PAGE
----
October 2019

Volume 34 Number 10

[Editor's Note]

And Now a Word From Our Columnists

By Michael Desmond | October 2019

Michael DesmondWhen MSDN Magazine closes shop after the November issue, we’ll be saying farewell to a gifted group of longtime columnists who have been the heart and conscience of the magazine. I wanted to take a moment this month to recognize their contributions and consider the lessons they’ve learned in the process.

I’ll start with James McCaffrey and his Test Run column, which got its start in January 2003, after the release of .NET Framework revolutionized the way applications were developed and tested. For the next several years, McCaffrey says, his column explored how to test .NET apps natively, with an emphasis on automation. But a sharp pivot was already in the offing.

“During this time, I was one of the few research engineers who worked on machine learning systems, including ‘TMSN,’ the predecessor to the ML.NET framework that was released earlier this year,” McCaffrey explains. By 2012, breakthroughs in storage, processing and algorithms convinced McCaffrey that machine learning was about to explode. “So, in May 2012 the Test Run column switched focus to machine learning and artificial intelligence with an article titled ‘Dive into Neural Networks.’” (msdn.com/magazine/hh975375)

Looking back, McCaffrey singles out two columns: “Use Bee Colony Algorithms to Solve Impossible Problems” (April 2011, msdn.com/magazine/gg983491) and “Artificial Intelligence—Particle Swarm Optimization" (August 2011, msdn.com/magazine/hh335067). He says: “Both articles illustrate the joy of computer science—creating beautiful abstractions of reality that solve practical problems, which can’t be tackled using standard approaches.”

I asked Dino Esposito what Cutting Edge column stood out to him over his decades with the magazine. He recalled one about the transition from ASP.NET Web Forms 1.1 to 2.0, and a feature called “personalization” that was a built-in, provider-based API to support custom application settings. He showed how developers could achieve the new functionality in the 1.1 version, and in doing so, he says, “basically rewrote for the current version what the team at Microsoft was writing for the next.”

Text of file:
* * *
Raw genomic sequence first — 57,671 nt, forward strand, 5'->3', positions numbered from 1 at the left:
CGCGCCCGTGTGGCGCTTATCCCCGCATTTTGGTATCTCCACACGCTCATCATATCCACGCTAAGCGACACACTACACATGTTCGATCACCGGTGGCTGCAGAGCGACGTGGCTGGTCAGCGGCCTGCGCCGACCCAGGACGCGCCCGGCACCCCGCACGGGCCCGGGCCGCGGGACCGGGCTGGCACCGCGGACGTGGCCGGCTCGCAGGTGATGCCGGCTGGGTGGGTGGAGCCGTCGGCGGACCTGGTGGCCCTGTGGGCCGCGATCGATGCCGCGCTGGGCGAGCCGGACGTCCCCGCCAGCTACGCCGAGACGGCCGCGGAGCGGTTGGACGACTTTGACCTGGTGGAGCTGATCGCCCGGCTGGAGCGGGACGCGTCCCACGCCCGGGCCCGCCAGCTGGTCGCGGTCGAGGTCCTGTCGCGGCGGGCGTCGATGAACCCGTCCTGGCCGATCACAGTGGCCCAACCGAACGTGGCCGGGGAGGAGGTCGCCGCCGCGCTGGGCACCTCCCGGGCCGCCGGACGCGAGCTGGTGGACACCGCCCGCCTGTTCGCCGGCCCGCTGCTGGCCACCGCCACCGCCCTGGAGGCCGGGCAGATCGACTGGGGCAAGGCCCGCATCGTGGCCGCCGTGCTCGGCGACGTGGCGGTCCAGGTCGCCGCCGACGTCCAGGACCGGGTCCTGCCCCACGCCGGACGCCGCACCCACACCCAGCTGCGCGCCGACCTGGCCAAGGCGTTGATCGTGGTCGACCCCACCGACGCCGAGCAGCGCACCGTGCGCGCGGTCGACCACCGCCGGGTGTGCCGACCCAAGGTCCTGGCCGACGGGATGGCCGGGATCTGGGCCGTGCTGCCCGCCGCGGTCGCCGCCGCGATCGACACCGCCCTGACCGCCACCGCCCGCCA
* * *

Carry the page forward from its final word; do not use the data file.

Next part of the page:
Esposito says the accomplishment gave him a “sense of power,” and produced an outpouring of feedback from readers excited to extend the existing framework ahead of version 2.0. He says: “Today, it’s much harder to do, given the significantly increased complexity of things, but it’s a very nice memory and still a goal to try to pursue anyway—to learn and do it yourself.”

The Working Programmer columnist Ted Neward wouldn’t argue that last point. His 10-part “Multiparadigmatic Design” series (msdn.com/magazine/ff955611) in 2010-2011 stood out to him, he says, “largely because that was the first time I’d really had to bear down and explore, investigate and describe what had always been a much murkier concept floating around in my head.”

His conclusion: Penning the column forced clarity of thought. “Writing for the column definitely helped me learn things about subjects I thought I knew, and after writing, knew better.”

Julie Lerman says she often faced “steep learning curves and a lot of research” with her Data Points columns, and singles out her look at document databases (“What the Heck Is a Document Database?,” msdn.com/magazine/hh547103), which forced her to wrap her head around NoSQL concepts. She also says that returning to previous topics after discovering new solutions could be both immensely rewarding and “a little humiliating.” (“Refactoring an ASP.NET 5/EF6 Project and Dependency Injection,” msdn.com/magazine/mt632269)

The experience, Lerman says, expanded her horizons as a devel­oper. “I was able to broaden my technical expertise in so many directions—digging Git, Docker, Azure, document databases—as well as follow the path of Entity Framework even to this day. So much fun!”

Speaking of fun, resident bomb thrower David Platt clearly relished his role as back-page instigator at MSDN Magazine. And he particularly enjoyed his columns on Visual Basic 6, including the June 2012 piece, “The Silent Majority: Why Visual Basic 6 Still Thrives” (msdn.com/magazine/jj133828), that produced more first-month traffic than almost any article in the magazine over the last 10 years.

“Nothing stirred up a hornet’s nest like these columns, both pro and con,” Platt says. “Talk about pouring oil on troubled fires!”

Michael Desmond is the Editor-in-Chief of  MSDN Magazine.

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